United States military efforts in the Pacific theater during World War II were significantly aided by Japanese-speaking members of the U.S. Military Intelligence Service, nearly all of them second generation Japanese Americans (Nisei). Even before Pearl Harbor, a small army-intelligence school was opened in San Francisco to prepare Japanese speakers for intelligence roles. After the U.S. entered the war, the army established the Military Intelligence Service with a language school at Camp Savage in Minnesota. Throughout the war, Nisei linguists served in the Pacific, China, and Burma. They translated captured documents, listened in on radio messages, interrogated prisoners, talked Japanese civilians and soldiers out of hiding, and served critical roles in the occupation of Japan. Their work was largely secret and received little attention despite a significant role in shortening the war. Several hundred Nisei from Washington served in the Military Intelligence Service. This essay describes the contributions of six of the state's Nisei linguists.
Secret Weapon in the Pacific War
On November 1, 1941, the army anticipated a need for Japanese-language interceptors for the Pacific. A small language school was established at the Presidio of San Francisco with 60 students in the first class. On May 28, 1942, a formal program was established at Camp Savage. During 1942 and 1943 senior commanders in the Pacific recognized the tremendous value of the Nisei linguists and asked for more. This increased demand required a larger school. In 1944 the Military Intelligence Service language school moved to Fort Snelling in Minneapolis, to accommodate more students. Several hundred Japanese Americans from Washington completed training at the language school and served in the Military Intelligence Service.
The total number trained in the Military Intelligence Service, most of them Nisei, was 6,000. More than half, some 3,700, served in combat areas in 128 units. While the Japanese American 442nd Regiment is famous for its exceptional heroism in the war, the Military Intelligence Service has received much less attention. During the war it was secret, in part to protect the families in Japan of Military Intelligence Service members who might have suffered reprisals.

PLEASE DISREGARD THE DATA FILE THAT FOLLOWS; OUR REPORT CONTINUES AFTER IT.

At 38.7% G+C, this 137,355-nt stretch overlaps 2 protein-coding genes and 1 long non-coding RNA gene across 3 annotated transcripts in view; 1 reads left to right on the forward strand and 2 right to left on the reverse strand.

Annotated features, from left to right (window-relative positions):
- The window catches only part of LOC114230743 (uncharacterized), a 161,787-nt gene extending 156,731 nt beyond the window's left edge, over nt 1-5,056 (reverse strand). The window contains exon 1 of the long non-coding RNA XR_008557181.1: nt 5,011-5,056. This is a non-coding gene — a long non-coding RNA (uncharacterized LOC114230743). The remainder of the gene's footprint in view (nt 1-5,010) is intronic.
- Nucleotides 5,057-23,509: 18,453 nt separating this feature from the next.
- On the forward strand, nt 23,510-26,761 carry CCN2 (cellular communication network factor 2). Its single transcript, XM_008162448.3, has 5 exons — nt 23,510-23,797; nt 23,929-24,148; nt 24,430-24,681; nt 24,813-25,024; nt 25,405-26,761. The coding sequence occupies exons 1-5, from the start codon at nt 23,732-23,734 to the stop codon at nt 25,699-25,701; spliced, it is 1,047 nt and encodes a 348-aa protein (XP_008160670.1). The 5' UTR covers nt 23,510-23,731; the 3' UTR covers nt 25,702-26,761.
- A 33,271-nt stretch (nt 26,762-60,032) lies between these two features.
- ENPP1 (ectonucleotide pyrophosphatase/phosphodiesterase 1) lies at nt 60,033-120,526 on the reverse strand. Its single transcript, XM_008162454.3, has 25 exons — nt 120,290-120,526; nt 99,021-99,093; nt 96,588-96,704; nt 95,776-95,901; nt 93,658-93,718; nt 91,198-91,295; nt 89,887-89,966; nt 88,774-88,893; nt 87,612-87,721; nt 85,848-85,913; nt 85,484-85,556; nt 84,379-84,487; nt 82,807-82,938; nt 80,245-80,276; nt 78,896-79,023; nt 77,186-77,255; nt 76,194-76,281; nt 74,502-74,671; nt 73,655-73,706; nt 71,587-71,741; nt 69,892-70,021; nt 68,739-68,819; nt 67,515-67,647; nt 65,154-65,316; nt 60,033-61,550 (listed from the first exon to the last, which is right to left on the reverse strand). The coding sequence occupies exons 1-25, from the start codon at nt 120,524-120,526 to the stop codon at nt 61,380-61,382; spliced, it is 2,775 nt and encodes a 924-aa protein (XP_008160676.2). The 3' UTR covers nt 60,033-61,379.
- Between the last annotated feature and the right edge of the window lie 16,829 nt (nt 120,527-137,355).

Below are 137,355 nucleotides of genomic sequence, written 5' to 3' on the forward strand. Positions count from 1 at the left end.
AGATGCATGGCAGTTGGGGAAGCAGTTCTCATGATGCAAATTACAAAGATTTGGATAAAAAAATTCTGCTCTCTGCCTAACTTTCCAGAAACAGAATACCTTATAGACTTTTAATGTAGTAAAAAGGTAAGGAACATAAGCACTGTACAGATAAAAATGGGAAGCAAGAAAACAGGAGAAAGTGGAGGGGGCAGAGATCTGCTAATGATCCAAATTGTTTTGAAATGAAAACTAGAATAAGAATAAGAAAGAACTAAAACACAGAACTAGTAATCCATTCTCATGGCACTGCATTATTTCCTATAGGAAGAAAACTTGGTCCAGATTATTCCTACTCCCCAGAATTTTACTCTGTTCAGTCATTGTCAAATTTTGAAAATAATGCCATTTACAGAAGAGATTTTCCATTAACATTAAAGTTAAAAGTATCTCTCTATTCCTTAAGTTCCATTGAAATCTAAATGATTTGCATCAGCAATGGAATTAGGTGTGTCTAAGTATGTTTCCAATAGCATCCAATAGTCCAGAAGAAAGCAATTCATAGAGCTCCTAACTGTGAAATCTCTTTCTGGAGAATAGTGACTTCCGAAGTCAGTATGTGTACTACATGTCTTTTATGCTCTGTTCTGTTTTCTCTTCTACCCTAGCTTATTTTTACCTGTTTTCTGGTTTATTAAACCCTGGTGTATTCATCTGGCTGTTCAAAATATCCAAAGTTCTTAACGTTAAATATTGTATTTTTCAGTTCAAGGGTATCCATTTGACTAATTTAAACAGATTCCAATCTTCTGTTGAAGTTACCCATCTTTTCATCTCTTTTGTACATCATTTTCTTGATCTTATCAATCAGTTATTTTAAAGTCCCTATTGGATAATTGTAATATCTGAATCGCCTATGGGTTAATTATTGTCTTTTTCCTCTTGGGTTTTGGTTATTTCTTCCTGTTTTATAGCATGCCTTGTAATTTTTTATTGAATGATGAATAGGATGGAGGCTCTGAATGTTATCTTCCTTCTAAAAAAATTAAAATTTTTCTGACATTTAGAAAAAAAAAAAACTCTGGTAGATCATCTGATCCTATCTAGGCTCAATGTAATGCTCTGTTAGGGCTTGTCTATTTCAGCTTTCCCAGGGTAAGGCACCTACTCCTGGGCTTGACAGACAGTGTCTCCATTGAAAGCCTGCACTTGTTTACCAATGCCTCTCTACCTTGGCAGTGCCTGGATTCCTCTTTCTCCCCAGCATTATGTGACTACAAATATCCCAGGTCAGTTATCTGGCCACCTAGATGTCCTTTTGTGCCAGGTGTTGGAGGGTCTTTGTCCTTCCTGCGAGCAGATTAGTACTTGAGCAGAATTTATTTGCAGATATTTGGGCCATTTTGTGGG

During the war Nisei linguists translated captured documents, interrogated prisoners, flushed Japanese soldiers and civilians out of caves, conducted battlefield intelligence, listened in on Japanese radio messages, and taught at the language school; afterward many served in the occupation of Japan. The linguists were able to learn of planned attacks and provide warnings that saved many American lives. They also saved thousands of Japanese civilians hiding in caves. Although civilians often feared that Americans would torture, rape, and kill them, many would believe the Nisei who spoke their language and promised decent treatment.
A number of Nisei soldiers from Washington received medals for valor, and several were killed in the war. Technical Sergeant Third Class Eddie Y. Fukui (1922-1945) of Tacoma was killed in action at Okinawa and awarded the Bronze Star for valor. Without the Military Intelligence Service the war in the Pacific would have lasted longer and been more dangerous. Below are six representative examples of the range of contributions of Washington Nisei linguists.
Masao Abe: Hit by Sniper on Peleliu Island